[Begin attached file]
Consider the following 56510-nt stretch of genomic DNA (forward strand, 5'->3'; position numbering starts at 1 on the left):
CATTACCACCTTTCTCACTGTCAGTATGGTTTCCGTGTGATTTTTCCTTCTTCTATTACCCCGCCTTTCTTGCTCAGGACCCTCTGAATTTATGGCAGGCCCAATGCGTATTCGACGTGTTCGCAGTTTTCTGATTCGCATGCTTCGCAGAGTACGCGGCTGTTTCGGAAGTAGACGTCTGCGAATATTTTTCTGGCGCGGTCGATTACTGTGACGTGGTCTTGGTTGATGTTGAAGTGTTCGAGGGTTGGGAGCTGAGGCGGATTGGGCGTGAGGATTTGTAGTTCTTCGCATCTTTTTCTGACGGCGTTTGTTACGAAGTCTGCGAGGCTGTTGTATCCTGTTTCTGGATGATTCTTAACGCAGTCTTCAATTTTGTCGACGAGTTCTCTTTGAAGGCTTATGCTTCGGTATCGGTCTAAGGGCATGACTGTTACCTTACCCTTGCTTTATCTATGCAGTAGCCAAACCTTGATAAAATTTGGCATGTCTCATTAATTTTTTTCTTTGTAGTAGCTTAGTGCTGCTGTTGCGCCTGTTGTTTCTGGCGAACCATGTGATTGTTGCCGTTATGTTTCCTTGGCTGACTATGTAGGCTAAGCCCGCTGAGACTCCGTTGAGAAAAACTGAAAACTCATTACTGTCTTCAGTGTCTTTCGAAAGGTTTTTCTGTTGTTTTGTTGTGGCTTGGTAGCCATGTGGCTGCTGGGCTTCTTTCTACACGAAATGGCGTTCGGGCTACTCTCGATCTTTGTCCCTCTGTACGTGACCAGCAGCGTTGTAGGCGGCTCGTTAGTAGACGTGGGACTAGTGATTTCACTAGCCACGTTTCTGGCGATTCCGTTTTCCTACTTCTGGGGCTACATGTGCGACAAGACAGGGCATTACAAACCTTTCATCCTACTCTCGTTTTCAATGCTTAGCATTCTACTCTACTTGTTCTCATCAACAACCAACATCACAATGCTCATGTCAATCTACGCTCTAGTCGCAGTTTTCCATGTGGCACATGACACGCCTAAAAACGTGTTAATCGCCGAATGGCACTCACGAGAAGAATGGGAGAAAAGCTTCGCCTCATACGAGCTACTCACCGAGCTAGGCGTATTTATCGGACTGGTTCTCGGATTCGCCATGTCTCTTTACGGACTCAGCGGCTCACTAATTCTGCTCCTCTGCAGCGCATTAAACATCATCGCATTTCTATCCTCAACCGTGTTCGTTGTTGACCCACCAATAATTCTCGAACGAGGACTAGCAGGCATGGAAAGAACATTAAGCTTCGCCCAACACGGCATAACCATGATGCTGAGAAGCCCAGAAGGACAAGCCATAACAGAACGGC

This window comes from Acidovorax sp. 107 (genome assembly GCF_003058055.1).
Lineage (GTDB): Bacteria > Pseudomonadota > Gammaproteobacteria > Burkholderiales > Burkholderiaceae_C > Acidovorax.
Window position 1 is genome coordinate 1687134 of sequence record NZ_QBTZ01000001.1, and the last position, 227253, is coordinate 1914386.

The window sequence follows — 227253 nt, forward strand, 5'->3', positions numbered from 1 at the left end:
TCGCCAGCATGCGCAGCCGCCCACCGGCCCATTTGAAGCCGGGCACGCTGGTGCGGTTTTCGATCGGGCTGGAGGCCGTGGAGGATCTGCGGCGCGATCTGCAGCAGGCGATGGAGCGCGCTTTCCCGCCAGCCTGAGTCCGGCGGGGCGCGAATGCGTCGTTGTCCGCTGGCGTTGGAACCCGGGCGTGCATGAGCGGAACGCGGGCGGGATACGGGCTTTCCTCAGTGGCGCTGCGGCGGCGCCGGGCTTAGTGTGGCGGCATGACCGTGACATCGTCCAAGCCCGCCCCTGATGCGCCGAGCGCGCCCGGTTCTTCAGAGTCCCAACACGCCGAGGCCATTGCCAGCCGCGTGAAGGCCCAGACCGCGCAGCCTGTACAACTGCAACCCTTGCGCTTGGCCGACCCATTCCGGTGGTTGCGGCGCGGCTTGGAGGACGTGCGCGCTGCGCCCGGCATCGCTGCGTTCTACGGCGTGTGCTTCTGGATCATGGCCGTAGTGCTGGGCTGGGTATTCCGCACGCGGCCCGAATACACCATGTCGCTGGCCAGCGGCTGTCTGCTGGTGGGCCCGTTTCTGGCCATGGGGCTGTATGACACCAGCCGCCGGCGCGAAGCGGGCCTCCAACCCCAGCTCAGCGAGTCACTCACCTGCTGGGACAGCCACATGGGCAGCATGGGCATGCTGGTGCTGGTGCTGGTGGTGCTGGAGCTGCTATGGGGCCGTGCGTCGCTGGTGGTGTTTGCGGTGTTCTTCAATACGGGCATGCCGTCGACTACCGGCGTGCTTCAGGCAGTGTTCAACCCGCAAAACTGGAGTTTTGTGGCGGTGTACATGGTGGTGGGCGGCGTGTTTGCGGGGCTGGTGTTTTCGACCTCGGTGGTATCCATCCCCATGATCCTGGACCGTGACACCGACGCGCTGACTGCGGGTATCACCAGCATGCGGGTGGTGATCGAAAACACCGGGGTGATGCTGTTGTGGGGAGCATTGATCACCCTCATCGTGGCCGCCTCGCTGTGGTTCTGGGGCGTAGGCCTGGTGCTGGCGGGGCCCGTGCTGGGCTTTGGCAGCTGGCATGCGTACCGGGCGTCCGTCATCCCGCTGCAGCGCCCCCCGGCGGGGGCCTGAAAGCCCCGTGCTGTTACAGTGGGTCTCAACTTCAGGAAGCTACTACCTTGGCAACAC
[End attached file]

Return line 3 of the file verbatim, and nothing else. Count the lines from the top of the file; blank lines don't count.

This window comes from Acidovorax sp. 107 (genome assembly GCF_003058055.1).